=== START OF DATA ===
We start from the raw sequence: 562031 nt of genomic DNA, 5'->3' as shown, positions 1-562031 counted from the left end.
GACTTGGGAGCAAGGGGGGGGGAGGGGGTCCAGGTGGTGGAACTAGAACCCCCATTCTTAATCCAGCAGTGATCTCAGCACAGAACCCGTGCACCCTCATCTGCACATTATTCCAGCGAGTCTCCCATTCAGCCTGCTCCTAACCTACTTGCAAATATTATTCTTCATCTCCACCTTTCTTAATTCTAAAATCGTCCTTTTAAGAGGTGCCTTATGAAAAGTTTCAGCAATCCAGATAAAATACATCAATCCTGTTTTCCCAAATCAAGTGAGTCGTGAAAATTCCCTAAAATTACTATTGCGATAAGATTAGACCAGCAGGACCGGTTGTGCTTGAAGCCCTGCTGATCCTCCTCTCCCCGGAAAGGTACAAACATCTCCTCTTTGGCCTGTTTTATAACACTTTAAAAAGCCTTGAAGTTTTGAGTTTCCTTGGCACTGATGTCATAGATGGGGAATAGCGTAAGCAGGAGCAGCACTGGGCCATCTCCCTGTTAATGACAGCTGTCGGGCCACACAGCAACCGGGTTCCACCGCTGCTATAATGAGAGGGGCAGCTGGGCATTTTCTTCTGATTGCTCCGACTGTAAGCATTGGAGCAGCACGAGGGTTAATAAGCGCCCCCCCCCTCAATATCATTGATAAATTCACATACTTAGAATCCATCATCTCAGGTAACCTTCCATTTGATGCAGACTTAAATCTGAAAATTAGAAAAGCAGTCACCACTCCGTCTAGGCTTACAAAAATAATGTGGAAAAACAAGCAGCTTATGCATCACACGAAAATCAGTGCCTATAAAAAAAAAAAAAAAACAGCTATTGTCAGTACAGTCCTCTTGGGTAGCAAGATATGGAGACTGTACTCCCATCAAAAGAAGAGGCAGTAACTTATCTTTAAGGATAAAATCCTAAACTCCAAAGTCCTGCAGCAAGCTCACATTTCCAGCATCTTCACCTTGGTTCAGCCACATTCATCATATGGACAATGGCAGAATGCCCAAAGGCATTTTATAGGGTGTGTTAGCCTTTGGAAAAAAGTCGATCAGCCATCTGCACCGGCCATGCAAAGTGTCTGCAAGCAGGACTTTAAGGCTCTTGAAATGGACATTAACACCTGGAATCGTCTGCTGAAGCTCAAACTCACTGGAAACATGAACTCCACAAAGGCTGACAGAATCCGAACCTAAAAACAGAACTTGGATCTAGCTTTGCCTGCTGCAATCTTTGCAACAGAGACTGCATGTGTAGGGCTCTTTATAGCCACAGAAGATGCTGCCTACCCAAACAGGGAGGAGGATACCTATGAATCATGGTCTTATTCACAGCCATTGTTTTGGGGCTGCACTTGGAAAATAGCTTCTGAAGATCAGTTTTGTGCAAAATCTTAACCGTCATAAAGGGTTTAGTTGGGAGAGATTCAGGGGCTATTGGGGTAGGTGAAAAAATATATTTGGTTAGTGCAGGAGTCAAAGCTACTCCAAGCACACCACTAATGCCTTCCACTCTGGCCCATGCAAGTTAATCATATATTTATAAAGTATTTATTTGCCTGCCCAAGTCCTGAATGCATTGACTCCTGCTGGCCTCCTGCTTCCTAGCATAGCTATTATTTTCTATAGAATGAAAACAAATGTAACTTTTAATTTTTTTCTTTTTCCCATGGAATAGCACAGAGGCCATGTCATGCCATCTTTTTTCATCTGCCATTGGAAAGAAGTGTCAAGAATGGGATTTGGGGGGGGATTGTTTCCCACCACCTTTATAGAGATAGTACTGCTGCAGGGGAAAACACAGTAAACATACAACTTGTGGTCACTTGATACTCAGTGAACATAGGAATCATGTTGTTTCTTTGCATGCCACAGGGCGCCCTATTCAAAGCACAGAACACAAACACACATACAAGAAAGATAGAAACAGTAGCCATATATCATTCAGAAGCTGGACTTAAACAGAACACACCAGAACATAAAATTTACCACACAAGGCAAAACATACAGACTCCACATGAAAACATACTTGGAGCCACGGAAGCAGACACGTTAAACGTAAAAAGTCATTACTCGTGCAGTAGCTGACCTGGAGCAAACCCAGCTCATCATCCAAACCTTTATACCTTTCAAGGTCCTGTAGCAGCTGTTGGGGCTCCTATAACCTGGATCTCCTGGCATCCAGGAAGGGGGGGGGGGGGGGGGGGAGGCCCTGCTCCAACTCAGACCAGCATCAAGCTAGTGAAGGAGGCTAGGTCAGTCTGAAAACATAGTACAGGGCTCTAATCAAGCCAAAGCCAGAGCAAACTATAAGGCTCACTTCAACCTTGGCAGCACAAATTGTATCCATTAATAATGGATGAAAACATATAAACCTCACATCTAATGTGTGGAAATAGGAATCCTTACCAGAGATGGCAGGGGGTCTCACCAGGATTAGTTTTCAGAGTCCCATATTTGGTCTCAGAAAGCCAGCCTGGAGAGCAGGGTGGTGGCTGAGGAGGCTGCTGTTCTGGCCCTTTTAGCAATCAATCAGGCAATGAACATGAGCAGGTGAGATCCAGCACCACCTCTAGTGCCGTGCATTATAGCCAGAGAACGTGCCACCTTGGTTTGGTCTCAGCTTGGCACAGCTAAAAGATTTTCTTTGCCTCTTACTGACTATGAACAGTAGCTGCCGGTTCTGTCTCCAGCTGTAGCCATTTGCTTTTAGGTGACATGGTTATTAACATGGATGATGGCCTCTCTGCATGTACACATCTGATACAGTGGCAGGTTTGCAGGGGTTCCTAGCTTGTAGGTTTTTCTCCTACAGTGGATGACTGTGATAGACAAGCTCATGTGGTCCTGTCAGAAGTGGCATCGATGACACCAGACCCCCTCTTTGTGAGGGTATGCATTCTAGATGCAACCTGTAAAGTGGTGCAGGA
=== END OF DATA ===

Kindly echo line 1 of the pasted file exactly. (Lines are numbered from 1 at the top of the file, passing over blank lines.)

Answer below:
We start from the raw sequence: 562031 nt of genomic DNA, 5'->3' as shown, positions 1-562031 counted from the left end.